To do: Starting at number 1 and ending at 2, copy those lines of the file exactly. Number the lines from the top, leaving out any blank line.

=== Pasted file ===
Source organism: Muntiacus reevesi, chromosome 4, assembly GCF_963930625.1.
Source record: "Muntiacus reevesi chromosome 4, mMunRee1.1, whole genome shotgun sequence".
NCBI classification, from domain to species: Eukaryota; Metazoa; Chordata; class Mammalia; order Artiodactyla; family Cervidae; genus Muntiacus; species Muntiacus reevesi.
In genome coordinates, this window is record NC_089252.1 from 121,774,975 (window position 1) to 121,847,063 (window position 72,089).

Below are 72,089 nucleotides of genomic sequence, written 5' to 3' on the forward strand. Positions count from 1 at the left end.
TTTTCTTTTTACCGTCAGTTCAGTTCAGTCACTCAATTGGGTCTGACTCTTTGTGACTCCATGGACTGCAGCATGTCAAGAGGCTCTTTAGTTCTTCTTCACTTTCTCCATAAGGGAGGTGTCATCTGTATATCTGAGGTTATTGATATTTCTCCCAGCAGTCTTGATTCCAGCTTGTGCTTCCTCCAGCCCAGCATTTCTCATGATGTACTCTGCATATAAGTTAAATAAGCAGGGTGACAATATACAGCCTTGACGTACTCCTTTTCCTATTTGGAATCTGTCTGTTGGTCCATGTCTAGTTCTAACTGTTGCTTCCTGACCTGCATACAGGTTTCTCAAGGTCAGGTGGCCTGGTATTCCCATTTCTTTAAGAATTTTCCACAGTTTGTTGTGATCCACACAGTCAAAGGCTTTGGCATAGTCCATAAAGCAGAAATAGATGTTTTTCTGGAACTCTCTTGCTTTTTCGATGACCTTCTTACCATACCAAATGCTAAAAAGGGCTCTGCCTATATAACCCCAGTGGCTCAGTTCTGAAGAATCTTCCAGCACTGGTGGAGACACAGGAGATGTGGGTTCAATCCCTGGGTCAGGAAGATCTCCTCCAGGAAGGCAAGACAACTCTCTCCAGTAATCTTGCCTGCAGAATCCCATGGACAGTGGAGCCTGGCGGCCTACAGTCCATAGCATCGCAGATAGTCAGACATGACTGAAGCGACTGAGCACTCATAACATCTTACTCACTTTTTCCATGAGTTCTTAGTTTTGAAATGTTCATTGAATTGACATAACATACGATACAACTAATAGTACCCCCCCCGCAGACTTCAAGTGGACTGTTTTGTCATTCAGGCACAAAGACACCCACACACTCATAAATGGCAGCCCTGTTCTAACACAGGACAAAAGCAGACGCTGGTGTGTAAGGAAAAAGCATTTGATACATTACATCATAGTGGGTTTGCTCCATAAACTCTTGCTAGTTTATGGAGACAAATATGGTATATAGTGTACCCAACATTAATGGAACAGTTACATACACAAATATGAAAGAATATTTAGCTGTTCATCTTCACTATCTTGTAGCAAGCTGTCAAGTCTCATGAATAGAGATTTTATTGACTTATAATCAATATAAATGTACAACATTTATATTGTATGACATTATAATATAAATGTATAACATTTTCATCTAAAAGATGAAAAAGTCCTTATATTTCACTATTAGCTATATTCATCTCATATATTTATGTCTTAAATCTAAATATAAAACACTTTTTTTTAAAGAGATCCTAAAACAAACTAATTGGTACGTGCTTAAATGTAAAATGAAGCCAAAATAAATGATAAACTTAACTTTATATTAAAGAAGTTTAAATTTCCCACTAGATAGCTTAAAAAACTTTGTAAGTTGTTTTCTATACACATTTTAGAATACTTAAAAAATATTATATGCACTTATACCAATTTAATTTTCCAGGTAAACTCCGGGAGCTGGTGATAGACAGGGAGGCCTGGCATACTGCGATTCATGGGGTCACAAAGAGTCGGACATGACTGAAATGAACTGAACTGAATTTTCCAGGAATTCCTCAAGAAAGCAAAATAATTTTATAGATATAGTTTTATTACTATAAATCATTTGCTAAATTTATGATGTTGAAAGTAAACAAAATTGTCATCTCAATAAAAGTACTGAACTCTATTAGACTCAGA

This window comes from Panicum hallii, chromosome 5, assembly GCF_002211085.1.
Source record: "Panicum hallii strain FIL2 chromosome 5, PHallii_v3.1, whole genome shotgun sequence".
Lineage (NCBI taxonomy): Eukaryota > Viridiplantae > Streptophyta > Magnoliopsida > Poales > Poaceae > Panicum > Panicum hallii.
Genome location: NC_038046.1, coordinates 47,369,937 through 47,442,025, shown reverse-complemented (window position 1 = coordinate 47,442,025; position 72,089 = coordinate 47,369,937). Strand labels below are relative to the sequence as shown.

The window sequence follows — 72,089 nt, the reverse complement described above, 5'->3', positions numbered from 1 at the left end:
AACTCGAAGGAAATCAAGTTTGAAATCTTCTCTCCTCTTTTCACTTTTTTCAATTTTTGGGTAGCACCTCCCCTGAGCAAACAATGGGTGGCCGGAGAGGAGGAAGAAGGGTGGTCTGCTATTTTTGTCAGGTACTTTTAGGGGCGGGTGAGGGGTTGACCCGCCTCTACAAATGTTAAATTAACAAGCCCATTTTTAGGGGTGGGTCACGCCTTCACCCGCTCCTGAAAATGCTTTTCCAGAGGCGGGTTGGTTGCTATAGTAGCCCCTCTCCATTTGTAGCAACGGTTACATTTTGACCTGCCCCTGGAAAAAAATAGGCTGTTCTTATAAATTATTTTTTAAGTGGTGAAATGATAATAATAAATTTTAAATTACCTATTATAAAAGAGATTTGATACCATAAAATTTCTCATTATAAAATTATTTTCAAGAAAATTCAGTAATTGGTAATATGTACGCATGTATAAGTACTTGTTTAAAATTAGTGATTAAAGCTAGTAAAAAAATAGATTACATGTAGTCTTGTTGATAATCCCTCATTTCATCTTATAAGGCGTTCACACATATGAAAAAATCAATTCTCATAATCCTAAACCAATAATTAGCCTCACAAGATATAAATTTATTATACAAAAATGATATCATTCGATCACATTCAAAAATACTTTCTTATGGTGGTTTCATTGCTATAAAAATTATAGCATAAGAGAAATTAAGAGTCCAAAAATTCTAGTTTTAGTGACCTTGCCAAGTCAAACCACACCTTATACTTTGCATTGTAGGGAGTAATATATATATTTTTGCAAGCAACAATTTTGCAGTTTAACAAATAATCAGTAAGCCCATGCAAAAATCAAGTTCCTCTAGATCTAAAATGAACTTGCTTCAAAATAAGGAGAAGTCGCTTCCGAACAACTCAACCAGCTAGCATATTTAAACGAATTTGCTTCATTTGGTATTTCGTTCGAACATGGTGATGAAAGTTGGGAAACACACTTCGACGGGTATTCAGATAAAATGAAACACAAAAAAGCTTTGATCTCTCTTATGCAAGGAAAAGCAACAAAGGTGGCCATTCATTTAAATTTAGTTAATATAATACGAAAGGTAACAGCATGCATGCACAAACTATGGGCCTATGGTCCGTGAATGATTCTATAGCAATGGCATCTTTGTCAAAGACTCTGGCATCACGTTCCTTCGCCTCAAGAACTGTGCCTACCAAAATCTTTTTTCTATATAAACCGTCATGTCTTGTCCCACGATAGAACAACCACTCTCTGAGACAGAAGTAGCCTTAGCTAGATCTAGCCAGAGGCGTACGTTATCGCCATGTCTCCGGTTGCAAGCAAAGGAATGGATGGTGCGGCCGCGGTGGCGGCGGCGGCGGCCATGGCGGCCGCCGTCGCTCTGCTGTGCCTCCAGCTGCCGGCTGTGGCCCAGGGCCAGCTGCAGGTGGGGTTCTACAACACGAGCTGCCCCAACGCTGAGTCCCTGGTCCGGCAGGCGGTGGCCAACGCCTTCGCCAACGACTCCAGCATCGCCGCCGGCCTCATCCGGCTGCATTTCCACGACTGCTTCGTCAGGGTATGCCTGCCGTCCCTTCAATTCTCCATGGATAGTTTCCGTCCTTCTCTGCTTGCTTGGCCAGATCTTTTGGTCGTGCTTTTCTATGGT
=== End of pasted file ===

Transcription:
Source organism: Muntiacus reevesi, chromosome 4, assembly GCF_963930625.1.
Source record: "Muntiacus reevesi chromosome 4, mMunRee1.1, whole genome shotgun sequence".